Day 1 – Kemble to Castle Eaton. 16½ miles.

The Great man.

The great traveller.

With much help from the official website and with the official guides in hand (bought for a quid each from eBay – a little out of date, but they’ll be ok I’m sure) accommodation had been booked and I set off to Paddington. Paddington – my gateway to the west, usually this means the USA or the Caribbean but today’s destination is just as exciting – is a lovely station, and I always like to tip my hat there to another traveller – he at the end of his great journey as I start mine, and the Great man himself, without whom I’d be going nowhere!

A crossword later I was at Kemble – and immediately got lost by confidently turning the wrong way out of the station! Starting as I was meaning to go on possibly. After a sharp about-turn and another mile or so, I was there. The Thames was sourced and the walk could begin.

(Actually I’d better come clean at this point and admit that originally my plan was just to walk half of it, ie. the ‘nice’ bit. I’m quite familiar with the bits in London – why on Earth would I want to walk along the South Bank if I could possibly help it!? So from the source to Reading would do nicely to quickly test my LDW-ing capabilities,  we would leave it there…. or would we?!)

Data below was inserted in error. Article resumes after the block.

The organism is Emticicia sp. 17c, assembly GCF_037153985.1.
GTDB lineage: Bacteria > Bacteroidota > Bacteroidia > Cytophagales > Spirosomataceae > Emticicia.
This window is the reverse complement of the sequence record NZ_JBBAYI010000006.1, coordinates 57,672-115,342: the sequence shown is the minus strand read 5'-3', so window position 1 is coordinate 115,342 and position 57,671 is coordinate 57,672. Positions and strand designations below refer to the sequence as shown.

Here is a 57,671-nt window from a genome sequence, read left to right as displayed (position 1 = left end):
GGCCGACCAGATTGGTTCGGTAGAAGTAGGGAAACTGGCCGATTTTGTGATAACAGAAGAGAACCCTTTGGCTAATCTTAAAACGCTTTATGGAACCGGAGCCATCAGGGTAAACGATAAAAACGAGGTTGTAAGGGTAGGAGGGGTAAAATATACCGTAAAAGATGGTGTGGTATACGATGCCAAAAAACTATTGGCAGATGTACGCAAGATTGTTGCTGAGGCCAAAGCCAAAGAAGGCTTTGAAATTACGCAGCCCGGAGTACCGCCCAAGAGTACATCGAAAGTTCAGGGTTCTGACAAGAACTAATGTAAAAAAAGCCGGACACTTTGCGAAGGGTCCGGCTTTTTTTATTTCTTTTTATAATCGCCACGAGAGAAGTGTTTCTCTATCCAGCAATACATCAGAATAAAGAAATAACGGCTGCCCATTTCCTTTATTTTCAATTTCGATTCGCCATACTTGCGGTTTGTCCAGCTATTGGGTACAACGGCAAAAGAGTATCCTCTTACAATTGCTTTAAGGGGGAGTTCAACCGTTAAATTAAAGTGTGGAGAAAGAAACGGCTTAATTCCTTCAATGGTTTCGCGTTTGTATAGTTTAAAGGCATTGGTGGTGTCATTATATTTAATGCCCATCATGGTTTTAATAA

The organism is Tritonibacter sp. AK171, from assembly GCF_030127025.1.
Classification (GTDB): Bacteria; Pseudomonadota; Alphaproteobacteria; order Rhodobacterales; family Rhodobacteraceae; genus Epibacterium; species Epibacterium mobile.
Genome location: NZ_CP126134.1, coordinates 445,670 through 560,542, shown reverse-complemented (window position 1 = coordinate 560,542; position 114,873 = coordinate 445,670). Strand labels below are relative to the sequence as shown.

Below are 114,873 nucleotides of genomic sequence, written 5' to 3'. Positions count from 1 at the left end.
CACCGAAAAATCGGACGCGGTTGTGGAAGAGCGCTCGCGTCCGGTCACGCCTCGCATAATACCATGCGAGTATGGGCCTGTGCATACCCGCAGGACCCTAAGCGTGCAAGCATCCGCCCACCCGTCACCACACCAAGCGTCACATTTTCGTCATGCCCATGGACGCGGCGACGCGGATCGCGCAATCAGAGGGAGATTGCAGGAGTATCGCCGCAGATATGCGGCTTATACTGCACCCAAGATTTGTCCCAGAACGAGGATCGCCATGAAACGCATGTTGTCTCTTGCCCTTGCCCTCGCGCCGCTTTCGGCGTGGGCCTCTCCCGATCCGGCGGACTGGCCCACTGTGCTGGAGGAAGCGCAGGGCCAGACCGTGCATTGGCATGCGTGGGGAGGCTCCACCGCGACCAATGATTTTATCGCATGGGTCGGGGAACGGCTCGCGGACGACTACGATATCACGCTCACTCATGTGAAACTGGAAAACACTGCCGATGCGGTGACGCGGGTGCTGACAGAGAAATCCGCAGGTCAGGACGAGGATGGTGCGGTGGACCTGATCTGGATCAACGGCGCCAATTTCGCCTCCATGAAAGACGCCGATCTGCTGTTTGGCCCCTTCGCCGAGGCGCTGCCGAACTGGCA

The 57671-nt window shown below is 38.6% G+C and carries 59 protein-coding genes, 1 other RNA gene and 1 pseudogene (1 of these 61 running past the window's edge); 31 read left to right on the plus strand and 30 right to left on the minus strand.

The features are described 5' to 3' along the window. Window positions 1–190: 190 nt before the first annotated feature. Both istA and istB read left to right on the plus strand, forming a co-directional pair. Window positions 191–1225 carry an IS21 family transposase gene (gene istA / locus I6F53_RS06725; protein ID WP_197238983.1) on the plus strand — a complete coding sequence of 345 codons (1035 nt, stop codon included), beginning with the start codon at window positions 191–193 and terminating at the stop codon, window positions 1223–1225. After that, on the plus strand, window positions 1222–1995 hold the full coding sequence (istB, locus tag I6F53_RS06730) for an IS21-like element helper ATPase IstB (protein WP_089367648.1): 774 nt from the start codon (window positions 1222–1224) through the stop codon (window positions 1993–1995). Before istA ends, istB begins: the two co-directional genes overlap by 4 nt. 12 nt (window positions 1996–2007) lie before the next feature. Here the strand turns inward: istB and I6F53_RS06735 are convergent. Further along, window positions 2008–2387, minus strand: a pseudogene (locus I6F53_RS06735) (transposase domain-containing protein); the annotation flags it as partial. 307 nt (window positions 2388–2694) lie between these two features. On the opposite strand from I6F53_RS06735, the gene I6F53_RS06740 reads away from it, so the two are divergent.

The source of the Thames

The source of the Thames was rather dry, as you’d expect it to be after a warm summer and on a balmy September day. A bit disappointing really, I hoping to see a tangible little trickle rather than a bone dry pile of stones. Oh well. I’m sure it will start sooner or later. Setting off down the field I almost immediately bumped into two people heading towards the source. They inquired whether it was that way, or whether it was wet or something, I can’t quite remember now. “Ohhhh… it’s impressive!” I told them with a hint of sarcasm, but actually it is quite impressive. It’s the source of England’s mightiest river! How could it not be impressive??

A little past the two other source-seekers came this dry grassy gully. Obviously the Thames bed, reassuring that I was definitely heading in the right direction but I wonder where the Thames water would begin.